I am often asked questions about which vendors have overnight shipping, or ways to get team members to write something down on a list because things are running out. Now, don’t get me wrong, these questions are important and they have meaningful steps and processes to help solve them. But, when you are asking these questions, I want you to think about the bigger picture.
“Am I asking the question to apply a bandaid? Is there is bigger, underlying challenge or issue that we must address first?”
Let’s look at some common questions, and what the bigger picture idea here is.
“How much should I spending on inventory every month?” I get asked this question many, many times, and there is nothing wrong with it. First of all, I think it is amazing that inventory managers are concerned about this, and that they care about their hospitals and it’s success. But, what this tells me is there lacks clarity in your hospital. Karen Martin quotes “A fundamental lack of CLARITY is often at the root of inefficient processes, errors, poor decisions, and mistrust across the organization. Worse, it’s one of the reasons why improvement approaches don’t produce greater results and why organizational performance often lags behind desired targets.” What this means is it is critical to have CLEAR expectation, guidelines, benchmarks for how much to order and the amount of monthly budget available for inventory. It is paramount to have clear expectations set by the practice owner and/or hospital administrator to be able to do your job to the best of your abilities. To have ambiguity is easy, it doesn’t require a lot of work, and it’s easier to NOT define something or NOT give it clarity. But, for your hospital to be outstanding and perform at a level of greatness, we must define our roles, our responsibilities, our benchmarks, our goals. Without it, it does you and your hospital a disservice. So what can you do about it? Advocate for your hospital and your inventory! Work together with your hospital management team to set some clear goals, benchmarks, and guidelines for ordering. I would be more than happy to facilitate a conversation, and help you get started on the pathway to clarity. 20 years (or even 10), you could get away with avoiding looking at your spending in inventory or payroll, or other expenses. But, in an age where hospitals are being bought left and right by buying groups, top hospitals are paying such close attention to metrics and benchmarks, and the ever rising costs of providing veterinary care, it is critical to your sustainability and profitability as a practice.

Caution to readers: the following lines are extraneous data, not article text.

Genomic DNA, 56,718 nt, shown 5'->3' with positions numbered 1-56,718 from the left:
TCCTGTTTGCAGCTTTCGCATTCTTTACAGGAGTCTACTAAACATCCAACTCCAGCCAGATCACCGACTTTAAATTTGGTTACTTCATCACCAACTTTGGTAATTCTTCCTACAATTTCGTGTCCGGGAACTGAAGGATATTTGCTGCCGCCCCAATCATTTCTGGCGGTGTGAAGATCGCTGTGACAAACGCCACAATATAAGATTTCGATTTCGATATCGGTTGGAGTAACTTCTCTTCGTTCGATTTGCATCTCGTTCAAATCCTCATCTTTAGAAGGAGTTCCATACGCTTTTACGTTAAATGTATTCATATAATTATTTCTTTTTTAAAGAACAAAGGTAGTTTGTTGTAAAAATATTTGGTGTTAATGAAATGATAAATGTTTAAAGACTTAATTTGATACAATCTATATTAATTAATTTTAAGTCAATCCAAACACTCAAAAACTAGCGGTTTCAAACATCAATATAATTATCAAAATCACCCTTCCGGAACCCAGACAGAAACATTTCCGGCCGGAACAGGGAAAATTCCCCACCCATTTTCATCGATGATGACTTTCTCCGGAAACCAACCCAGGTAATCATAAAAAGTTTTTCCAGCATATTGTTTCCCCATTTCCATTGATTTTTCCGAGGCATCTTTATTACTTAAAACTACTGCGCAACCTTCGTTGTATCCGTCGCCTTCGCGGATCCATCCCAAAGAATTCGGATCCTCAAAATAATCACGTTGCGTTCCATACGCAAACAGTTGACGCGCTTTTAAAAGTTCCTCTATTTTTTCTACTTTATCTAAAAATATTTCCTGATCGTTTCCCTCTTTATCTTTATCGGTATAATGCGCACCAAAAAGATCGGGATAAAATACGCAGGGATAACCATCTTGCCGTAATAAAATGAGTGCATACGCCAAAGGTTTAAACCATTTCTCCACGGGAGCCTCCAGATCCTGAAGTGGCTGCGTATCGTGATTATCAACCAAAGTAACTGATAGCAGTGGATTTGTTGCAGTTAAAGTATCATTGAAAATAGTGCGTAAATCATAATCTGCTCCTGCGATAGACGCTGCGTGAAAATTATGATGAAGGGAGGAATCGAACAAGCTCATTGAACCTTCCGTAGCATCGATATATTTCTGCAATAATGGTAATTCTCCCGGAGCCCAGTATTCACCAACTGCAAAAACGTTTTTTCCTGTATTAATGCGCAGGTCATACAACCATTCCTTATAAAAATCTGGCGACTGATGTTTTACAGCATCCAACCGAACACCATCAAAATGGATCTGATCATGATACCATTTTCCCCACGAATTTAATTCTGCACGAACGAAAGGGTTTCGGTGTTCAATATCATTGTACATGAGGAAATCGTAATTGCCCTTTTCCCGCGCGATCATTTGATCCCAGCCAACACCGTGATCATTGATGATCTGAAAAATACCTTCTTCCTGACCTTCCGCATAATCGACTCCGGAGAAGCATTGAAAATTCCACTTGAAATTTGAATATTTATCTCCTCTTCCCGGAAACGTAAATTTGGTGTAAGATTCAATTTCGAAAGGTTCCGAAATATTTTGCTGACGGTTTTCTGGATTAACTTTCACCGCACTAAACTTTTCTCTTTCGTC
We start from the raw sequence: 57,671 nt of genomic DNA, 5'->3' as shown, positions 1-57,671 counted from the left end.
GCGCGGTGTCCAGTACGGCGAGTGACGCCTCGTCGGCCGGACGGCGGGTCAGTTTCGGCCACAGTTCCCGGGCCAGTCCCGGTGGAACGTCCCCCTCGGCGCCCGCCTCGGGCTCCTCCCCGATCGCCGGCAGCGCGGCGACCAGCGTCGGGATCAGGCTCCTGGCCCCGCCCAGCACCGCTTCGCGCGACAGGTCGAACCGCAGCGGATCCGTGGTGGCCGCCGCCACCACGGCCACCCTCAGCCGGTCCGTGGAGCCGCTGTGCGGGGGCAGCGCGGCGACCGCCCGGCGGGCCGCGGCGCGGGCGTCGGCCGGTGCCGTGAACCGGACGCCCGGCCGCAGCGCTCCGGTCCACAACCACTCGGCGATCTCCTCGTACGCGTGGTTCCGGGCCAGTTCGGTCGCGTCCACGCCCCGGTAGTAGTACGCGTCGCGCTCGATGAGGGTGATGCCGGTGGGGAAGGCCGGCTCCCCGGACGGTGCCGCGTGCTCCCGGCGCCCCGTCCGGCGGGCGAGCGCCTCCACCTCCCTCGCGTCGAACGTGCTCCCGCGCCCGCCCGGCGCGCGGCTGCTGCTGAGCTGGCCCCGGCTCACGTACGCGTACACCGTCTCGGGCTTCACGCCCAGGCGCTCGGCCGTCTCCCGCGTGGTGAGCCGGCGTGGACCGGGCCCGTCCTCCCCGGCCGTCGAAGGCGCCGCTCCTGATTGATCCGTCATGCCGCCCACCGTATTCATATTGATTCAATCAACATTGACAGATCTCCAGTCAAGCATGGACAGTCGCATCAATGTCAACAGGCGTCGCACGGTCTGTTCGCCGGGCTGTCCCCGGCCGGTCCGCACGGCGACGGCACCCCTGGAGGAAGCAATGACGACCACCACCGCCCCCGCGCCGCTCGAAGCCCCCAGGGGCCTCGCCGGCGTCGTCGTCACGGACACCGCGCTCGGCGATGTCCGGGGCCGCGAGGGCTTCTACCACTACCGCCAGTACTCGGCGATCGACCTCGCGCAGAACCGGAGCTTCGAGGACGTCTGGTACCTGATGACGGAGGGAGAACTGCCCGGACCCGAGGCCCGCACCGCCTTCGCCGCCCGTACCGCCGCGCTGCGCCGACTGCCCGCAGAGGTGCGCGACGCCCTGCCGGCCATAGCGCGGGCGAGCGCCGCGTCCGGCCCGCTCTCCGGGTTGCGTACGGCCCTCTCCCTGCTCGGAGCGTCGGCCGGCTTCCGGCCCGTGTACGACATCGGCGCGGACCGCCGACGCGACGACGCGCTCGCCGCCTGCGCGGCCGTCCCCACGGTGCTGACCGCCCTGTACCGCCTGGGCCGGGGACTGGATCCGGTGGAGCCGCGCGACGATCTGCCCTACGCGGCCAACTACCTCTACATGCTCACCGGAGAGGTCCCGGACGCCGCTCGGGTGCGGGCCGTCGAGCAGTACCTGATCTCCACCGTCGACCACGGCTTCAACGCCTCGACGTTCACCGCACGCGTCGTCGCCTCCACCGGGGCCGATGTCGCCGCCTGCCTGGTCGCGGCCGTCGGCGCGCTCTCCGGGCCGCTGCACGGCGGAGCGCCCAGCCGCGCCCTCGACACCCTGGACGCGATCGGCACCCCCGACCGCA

“I want to switch to ______ vendor because they offer overnight shipping.” There are quite a few distributors out there, and all offer different benefits. But, I think if we are looking at a particular distributor for overnight shipping that may a symptom of a bigger problem. If a hospital is relying on overnight shipping for their ordering, and placing multiple orders ever week, it may be time to reflect on your inventory system. Sure, super fast shipping is important every now and again, but for the majority of your inventory it should not be necessary. A system should be in place so that things are ordered in a timely manner, in the appropriate quantity, but it shouldn’t be an emergency. One of the things to look at is relying more on your practice management system, setting up reorder points, and reorder quantities more. Having an established, standardized system will yield SO many benefits in your practice management system! (Need extra help; check out the Inventory Management Policy & Procedure Manual)
“How do I get team members to write in book when things are low?” This is an ever-present question and struggle with inventory management! (Been there, done that!). If team members are really struggling to write things down in “the book”, I think there are several things we can look at outside of that. First and foremost, I think it is so important to have a company culture that values and understands the importance of inventory. Without inventory, we wouldn’t be able to treat patients, or really have a functioning hospital. At the root of “writing things in the book”, it’s crucial for ALL team members understands just how important inventory is, and how much work & effort you pour into it every single day. As with all company culture, it starts from the top and trickles down. The owner/hospital administration/etc must value you, your role, and the importance of inventory. Second, let’s look at ways other ways of putting together an order rather than just relying on the “want book”. Could your department heads run through their departments and see what is low? Could using reorder points and reorder quantities be helpful? Would using reorder tags help? If we rely primarily on the practice management system, and use the reorder cards secondary, and use the want book to help catch things that fall through the cracks… would it help your practice?
These are just some things to think about, and how one roadblock may be a symptom of a bigger problem. Usually, the overarching dilemma is there is a lack of a standardized system, lack of organizational clarity, and a culture that doesn’t support or promote the values to be successful. It is so much bigger than just inventory.
Need help setting up a successful foundation in your practice for inventory to thrive? I want to see you succeed… I’m basically obsessed with seeing you profitable, happy, and successful. Let’s chat and see how I can help you.